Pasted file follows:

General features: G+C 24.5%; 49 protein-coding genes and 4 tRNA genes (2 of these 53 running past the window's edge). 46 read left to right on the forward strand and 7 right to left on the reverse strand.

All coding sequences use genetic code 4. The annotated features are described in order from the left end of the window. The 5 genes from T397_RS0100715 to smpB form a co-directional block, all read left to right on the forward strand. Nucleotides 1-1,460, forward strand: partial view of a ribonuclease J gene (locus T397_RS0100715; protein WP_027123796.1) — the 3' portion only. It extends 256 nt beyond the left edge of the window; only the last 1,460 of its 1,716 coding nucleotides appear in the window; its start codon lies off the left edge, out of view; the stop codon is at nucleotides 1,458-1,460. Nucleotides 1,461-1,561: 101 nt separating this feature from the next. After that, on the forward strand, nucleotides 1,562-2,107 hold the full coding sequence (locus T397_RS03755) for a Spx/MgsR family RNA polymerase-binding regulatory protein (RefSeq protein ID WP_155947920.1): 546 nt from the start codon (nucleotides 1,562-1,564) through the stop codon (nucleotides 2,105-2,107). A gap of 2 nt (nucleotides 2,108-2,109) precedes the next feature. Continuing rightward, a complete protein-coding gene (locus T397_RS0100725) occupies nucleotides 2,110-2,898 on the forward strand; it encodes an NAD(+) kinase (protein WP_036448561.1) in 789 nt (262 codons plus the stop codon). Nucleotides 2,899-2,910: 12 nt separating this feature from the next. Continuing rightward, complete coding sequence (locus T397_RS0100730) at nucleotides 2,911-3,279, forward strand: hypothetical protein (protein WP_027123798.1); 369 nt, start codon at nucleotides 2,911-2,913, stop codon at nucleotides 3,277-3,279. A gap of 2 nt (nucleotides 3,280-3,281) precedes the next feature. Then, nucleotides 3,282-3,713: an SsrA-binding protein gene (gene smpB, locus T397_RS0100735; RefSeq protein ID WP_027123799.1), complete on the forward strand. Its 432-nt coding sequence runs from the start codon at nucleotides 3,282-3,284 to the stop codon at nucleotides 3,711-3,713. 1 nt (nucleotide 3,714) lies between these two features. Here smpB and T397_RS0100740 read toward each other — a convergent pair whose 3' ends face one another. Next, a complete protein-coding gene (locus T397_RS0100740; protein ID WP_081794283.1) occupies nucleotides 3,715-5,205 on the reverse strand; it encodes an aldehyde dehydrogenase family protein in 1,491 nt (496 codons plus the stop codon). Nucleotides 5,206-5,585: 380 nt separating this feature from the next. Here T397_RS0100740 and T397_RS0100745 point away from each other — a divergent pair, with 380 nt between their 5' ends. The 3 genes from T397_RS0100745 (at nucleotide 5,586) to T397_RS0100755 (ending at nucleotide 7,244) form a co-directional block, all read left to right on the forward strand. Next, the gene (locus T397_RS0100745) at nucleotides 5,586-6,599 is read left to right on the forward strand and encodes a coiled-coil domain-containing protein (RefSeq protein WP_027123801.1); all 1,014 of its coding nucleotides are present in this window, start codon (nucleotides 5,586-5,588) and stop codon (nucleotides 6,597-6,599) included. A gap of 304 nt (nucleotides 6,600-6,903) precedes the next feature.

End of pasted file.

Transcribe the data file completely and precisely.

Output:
General features: G+C 24.5%; 49 protein-coding genes and 4 tRNA genes (2 of these 53 running past the window's edge). 46 read left to right on the forward strand and 7 right to left on the reverse strand.

All coding sequences use genetic code 4. The annotated features are described in order from the left end of the window. The 5 genes from T397_RS0100715 to smpB form a co-directional block, all read left to right on the forward strand. Nucleotides 1-1,460, forward strand: partial view of a ribonuclease J gene (locus T397_RS0100715; protein WP_027123796.1) — the 3' portion only. It extends 256 nt beyond the left edge of the window; only the last 1,460 of its 1,716 coding nucleotides appear in the window; its start codon lies off the left edge, out of view; the stop codon is at nucleotides 1,458-1,460. Nucleotides 1,461-1,561: 101 nt separating this feature from the next. After that, on the forward strand, nucleotides 1,562-2,107 hold the full coding sequence (locus T397_RS03755) for a Spx/MgsR family RNA polymerase-binding regulatory protein (RefSeq protein ID WP_155947920.1): 546 nt from the start codon (nucleotides 1,562-1,564) through the stop codon (nucleotides 2,105-2,107). A gap of 2 nt (nucleotides 2,108-2,109) precedes the next feature. Continuing rightward, a complete protein-coding gene (locus T397_RS0100725) occupies nucleotides 2,110-2,898 on the forward strand; it encodes an NAD(+) kinase (protein WP_036448561.1) in 789 nt (262 codons plus the stop codon). Nucleotides 2,899-2,910: 12 nt separating this feature from the next. Continuing rightward, complete coding sequence (locus T397_RS0100730) at nucleotides 2,911-3,279, forward strand: hypothetical protein (protein WP_027123798.1); 369 nt, start codon at nucleotides 2,911-2,913, stop codon at nucleotides 3,277-3,279. A gap of 2 nt (nucleotides 3,280-3,281) precedes the next feature. Then, nucleotides 3,282-3,713: an SsrA-binding protein gene (gene smpB, locus T397_RS0100735; RefSeq protein ID WP_027123799.1), complete on the forward strand. Its 432-nt coding sequence runs from the start codon at nucleotides 3,282-3,284 to the stop codon at nucleotides 3,711-3,713. 1 nt (nucleotide 3,714) lies between these two features. Here smpB and T397_RS0100740 read toward each other — a convergent pair whose 3' ends face one another. Next, a complete protein-coding gene (locus T397_RS0100740; protein ID WP_081794283.1) occupies nucleotides 3,715-5,205 on the reverse strand; it encodes an aldehyde dehydrogenase family protein in 1,491 nt (496 codons plus the stop codon). Nucleotides 5,206-5,585: 380 nt separating this feature from the next. Here T397_RS0100740 and T397_RS0100745 point away from each other — a divergent pair, with 380 nt between their 5' ends. The 3 genes from T397_RS0100745 (at nucleotide 5,586) to T397_RS0100755 (ending at nucleotide 7,244) form a co-directional block, all read left to right on the forward strand. Next, the gene (locus T397_RS0100745) at nucleotides 5,586-6,599 is read left to right on the forward strand and encodes a coiled-coil domain-containing protein (RefSeq protein WP_027123801.1); all 1,014 of its coding nucleotides are present in this window, start codon (nucleotides 5,586-5,588) and stop codon (nucleotides 6,597-6,599) included. A gap of 304 nt (nucleotides 6,600-6,903) precedes the next feature.